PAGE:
For long, women were being left out of the conversation when it comes to technology. They’re led to think tech is insular and antisocial and they’re barely given a chance to correct those perceptions.
Because of this reason, when we think about ‘women entrepreneur’, the pictures of a boutique shop owner or an organic vegetables grower still loom large in our stereotypical minds.
However a large number of Women are increasingly proving that even in the world of bits and bytes, successful entrepreneurship or corporate leadership can very well happen in the hand of the fairer gender.
There is no formal study available which indicates a solid trend of increasing participation of women in Information and Technology (ICT) Sector. However the situation and the trend in the country’s IT sector in the last few years have clearly indicated entrance of more women in tech jobs.
EMPLOYMENT OF WOMEN IN IT SECTOR
Every year Bangladesh creates around 1.2 million jobs, mostly benefitting men. The latest Bangladesh Development Update suggests that to comfortably reach middle income status by 2021, Bangladesh needs more women to join the workforce.
Study said Bangladesh can increase its GDP growth by 1.6% if female labor participation increases from 33.7% currently to 82%, a figure on par with the present male labor participation rate.
The problem however is Bangladeshi women have never worked outside home until fairly recently, with the current generation pushing the boundaries of tradition. Some mothers now passionately support their daughters in finding a career because they have keenly felt the lack of rewarding professional occupations and have experienced conflict with their fathers to give them a chance to become educated and to choose her own professions.
Working in today’s digital world at a leadership position in Bangladesh is also extremely difficult for women since their job will require them to travel, domestically or internationally, to engage with clients, take appropriate training and participate in international conference.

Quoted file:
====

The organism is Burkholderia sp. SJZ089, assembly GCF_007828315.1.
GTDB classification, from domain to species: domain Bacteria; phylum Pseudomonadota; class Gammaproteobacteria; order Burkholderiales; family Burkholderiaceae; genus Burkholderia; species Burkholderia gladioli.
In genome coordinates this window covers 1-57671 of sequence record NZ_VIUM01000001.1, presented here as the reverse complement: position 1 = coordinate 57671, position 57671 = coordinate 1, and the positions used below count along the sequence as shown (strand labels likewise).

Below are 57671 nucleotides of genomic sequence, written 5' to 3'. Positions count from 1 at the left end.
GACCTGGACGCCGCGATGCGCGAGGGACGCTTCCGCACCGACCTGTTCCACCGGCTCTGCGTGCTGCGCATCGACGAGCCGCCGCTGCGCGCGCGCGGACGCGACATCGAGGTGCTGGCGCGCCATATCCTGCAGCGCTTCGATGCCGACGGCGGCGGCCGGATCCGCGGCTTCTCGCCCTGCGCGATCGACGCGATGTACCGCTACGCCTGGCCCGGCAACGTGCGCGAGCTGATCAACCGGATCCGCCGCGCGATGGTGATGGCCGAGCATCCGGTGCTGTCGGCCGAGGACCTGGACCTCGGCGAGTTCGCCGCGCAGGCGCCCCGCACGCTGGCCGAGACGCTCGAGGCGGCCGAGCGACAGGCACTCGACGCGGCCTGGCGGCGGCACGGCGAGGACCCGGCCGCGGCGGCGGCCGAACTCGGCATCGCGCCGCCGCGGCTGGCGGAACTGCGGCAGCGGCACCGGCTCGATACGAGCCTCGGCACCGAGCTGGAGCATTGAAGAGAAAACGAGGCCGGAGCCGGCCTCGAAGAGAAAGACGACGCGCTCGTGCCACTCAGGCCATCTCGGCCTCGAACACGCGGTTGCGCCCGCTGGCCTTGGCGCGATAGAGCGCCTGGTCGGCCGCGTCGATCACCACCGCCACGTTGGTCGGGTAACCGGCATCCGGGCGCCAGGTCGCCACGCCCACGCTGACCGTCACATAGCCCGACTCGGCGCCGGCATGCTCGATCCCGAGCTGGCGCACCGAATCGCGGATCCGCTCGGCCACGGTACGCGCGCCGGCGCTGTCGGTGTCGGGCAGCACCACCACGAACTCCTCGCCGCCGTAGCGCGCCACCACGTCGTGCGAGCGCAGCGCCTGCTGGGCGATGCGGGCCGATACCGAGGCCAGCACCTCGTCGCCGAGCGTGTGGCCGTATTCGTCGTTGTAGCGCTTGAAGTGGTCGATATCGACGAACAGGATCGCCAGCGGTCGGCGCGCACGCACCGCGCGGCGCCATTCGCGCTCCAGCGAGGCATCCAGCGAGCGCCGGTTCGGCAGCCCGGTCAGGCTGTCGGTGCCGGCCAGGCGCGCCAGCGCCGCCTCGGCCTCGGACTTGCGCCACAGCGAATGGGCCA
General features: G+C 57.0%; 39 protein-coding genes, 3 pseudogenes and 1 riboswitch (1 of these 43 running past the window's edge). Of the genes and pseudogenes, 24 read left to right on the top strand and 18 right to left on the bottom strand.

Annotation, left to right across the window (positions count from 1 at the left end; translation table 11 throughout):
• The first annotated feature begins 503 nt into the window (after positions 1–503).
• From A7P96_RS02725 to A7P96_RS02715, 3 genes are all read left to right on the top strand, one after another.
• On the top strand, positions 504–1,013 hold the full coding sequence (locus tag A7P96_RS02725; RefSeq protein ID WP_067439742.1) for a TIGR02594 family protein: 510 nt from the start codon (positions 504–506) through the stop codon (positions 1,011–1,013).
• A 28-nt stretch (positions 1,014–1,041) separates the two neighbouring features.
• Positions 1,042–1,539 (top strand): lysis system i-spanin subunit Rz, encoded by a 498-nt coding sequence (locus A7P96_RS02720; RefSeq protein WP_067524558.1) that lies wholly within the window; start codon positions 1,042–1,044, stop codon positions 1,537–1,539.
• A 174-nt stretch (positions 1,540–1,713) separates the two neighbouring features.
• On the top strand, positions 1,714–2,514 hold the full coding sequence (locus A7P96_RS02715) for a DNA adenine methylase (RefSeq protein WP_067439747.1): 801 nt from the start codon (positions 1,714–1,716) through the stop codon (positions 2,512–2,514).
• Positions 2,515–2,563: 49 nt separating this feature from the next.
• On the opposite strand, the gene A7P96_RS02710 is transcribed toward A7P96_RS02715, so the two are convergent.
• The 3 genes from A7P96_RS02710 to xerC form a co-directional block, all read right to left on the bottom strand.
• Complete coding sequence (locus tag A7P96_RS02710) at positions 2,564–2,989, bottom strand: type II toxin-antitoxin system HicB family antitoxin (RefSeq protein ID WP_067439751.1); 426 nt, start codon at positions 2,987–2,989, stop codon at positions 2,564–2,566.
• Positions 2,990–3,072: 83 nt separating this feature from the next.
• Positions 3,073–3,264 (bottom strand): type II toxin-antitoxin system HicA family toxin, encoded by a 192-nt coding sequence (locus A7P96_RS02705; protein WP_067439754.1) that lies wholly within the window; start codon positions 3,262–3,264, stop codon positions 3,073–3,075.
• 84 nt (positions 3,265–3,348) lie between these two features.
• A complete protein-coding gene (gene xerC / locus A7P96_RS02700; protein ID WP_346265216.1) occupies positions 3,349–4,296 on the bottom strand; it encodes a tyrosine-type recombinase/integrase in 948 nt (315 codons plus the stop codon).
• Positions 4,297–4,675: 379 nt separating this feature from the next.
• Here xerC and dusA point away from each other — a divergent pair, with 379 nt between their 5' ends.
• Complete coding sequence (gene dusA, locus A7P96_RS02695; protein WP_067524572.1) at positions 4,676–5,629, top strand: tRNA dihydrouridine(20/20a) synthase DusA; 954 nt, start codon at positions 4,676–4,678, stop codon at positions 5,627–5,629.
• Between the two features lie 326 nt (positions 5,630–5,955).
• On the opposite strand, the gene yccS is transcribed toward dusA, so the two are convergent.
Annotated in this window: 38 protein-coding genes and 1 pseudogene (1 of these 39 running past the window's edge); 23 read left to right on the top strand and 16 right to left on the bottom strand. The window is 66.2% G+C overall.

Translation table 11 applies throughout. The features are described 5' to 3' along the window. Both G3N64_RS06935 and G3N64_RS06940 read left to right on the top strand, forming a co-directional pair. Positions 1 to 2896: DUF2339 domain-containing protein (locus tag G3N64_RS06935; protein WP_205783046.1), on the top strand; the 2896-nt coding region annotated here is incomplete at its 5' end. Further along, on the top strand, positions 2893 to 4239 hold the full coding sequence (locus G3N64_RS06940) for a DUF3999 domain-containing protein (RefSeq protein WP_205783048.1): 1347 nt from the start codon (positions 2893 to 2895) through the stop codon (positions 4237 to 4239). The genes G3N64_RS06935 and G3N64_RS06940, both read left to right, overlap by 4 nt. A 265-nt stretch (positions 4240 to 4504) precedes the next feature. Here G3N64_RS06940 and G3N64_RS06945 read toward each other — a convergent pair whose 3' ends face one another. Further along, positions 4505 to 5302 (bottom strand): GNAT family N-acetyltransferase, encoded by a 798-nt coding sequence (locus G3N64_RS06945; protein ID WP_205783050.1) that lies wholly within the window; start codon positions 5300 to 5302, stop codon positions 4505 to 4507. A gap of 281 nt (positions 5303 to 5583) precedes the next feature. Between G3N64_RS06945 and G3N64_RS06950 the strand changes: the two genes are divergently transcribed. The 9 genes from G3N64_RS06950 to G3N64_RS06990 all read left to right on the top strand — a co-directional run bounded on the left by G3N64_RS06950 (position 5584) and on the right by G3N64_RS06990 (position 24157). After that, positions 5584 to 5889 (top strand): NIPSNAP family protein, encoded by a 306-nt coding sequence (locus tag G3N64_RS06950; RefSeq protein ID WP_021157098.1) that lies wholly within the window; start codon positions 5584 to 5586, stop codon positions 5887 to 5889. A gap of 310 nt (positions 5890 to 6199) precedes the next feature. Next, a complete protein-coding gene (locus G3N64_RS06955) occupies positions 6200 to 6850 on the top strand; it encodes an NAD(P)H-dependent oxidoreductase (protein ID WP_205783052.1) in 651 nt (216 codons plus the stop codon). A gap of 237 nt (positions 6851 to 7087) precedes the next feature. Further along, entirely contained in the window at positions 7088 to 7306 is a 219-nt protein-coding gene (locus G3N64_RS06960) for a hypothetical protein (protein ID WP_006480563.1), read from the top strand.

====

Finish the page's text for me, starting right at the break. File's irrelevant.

However with the incumbent government’s main electoral manifesto of creating a Digital Bangladesh and its subsequent programs taken in the past nine and half years, the inclusion of women IT workforce has obviously increased.
Farhana A Rahman, Vice President of Bangladesh Association of Software and Information Services (BASIS) told Fintech that in 2007, there were only 6-7 women owned companies whereas ten years later the number has become more than 30.
“This has been possible because of the hard labour by the female entrepreneurs. Besides, BASIS has been trying its best to make the inner environment of the workplace more and more women friendly which prompts more women to work in the IT sector.
” But there are still a lot of problems, she said, most of the Bangladeshi parents do appreciate their daughters’ study progress but they are discouraging them to go into the work places after they complete their study.
“It’s like getting an academic degree for a woman is nothing but an added credential to marry her off to a better suitor. So there are still a great deal of social taboos and restriction prevailing in the society which bars the women to do well in the job sector. Those are actually keeping them within a certain box.”
Farhana, who is the CEO of UY System said, she has the responsibility of making decision that is better for the business.
“So I am not really encouraged to give scopes to women more than men just because of their gender. If we have a better male candidate compared to the female candidate, for example the responsibility of a project manager, I am pressurized to entrust this responsibility to the man; not the woman.”
This is because women have more responsibility in the family which sometimes creates hindrances in giving undivided attention to a large scale project, she said.